Playing what he described as "devil's advocate," Rep. Jeff Roorda, D-Barnhart, asked Fritz whether he thought the man who committed the crime that sent him to prison for 12 years should be executed.
"No," Fritz responded, adding that life in prison is an ample sentence.
Kevin Green, 49, a Jefferson City resident, agreed. He served 16 years in a California prison for the death of his unborn daughter until DNA and a confession from the killer exonerated him in 1996.
The man who attacked his near-term pregnant wife and killed their unborn daughter is awaiting death row in California, but Green doesn't want him executed.
"I want the man who killed my daughter ... to suffer until it's God's decision when he goes," Green said. "I know what that's like and I want him to experience it forever."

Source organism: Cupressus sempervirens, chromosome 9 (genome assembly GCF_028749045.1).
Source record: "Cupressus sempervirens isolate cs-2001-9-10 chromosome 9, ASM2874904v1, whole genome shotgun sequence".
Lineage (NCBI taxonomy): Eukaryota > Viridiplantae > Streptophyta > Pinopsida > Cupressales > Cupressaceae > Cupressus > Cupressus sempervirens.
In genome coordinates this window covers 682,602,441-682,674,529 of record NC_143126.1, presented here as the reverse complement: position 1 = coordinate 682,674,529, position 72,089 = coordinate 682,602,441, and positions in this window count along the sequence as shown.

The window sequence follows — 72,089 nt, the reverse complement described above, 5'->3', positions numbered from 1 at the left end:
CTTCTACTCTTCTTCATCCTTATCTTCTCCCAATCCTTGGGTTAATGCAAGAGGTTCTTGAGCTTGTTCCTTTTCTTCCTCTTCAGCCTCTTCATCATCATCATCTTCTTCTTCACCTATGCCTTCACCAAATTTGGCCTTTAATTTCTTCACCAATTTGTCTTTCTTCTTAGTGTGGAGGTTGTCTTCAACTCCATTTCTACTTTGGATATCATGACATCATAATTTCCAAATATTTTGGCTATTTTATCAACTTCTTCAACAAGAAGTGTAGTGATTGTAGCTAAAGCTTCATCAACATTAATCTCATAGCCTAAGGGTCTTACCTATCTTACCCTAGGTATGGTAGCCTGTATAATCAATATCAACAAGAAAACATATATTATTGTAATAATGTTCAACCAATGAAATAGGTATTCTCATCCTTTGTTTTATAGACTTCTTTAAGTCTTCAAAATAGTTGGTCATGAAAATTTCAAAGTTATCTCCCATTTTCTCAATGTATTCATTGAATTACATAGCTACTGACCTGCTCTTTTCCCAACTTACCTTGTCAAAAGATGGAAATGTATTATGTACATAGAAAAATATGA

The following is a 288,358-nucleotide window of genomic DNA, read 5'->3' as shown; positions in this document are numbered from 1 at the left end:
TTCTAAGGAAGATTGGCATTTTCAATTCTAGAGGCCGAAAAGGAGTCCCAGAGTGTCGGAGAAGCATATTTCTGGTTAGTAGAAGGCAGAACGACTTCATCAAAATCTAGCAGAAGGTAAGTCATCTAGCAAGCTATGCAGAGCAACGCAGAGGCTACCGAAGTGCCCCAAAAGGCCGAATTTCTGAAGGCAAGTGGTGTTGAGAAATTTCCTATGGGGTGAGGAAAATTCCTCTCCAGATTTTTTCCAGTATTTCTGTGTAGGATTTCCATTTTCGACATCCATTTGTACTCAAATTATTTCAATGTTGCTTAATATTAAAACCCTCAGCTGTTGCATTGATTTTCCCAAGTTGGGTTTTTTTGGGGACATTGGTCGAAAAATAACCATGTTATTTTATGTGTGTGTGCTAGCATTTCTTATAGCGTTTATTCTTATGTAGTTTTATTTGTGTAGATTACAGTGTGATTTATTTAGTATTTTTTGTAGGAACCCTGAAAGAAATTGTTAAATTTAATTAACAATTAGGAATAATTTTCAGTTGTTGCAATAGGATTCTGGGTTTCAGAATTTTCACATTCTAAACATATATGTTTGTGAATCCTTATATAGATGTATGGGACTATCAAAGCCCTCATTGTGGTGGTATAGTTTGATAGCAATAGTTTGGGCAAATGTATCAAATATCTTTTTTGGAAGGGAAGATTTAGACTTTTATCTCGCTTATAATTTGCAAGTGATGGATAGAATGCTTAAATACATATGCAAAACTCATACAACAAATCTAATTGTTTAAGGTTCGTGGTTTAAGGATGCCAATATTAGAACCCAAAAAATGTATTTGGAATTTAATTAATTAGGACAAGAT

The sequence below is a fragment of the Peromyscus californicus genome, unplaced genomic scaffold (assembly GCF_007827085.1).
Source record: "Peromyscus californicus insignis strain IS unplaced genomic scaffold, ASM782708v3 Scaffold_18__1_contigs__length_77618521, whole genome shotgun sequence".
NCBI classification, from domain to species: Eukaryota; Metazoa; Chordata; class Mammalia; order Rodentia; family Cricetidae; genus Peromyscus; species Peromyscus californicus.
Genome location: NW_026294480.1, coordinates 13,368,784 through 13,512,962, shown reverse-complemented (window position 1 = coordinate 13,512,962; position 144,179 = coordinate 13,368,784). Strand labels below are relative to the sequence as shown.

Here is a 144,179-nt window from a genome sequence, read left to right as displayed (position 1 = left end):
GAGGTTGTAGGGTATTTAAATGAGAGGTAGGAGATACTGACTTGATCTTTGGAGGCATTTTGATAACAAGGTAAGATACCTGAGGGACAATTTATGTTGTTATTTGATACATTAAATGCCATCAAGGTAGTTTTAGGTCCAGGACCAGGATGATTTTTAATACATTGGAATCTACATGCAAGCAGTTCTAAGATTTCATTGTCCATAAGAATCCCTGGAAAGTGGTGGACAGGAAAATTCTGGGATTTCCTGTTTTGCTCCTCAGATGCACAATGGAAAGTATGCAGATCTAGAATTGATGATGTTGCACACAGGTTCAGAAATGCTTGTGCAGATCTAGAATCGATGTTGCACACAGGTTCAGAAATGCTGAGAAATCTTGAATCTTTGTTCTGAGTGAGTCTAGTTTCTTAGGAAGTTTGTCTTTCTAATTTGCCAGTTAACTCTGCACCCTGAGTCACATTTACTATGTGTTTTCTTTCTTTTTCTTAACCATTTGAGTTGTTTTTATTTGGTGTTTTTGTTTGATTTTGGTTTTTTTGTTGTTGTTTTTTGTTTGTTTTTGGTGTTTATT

While no vote was taken, Rep. Jamilah Nasheed, D-St. Louis, said the bill deserves a debate on the House floor because blacks are statistically executed more often than other races.
State Reps. Charlie Norr and Sara Lampe, both Springfield Democrats, are co-sponsors of the legislation, which has 55 other co-sponsors. Representatives from the Missouri Catholic Conference and the Missouri Association of Criminal Defense Lawyers also voiced their organization's support of a moratorium.
"Under the current system, we definitely need to make sure we have our facts straight before we keep killing people," Norr said.
Rep. Scott Lipke, R-Jackson, said current law already makes it difficult for a jury to sentence a murderer to death.
"My sense is this is a vehicle to totally do away with the death penalty," Lipke said.
Source; Chad Livengood • News-Leader • April 2, 2008
International Orders Order Here Journey Toward Justice by Dennis Fritz From Around The World click on here Amazon International Just type in Journey Toward Justice Author Dennis Fritz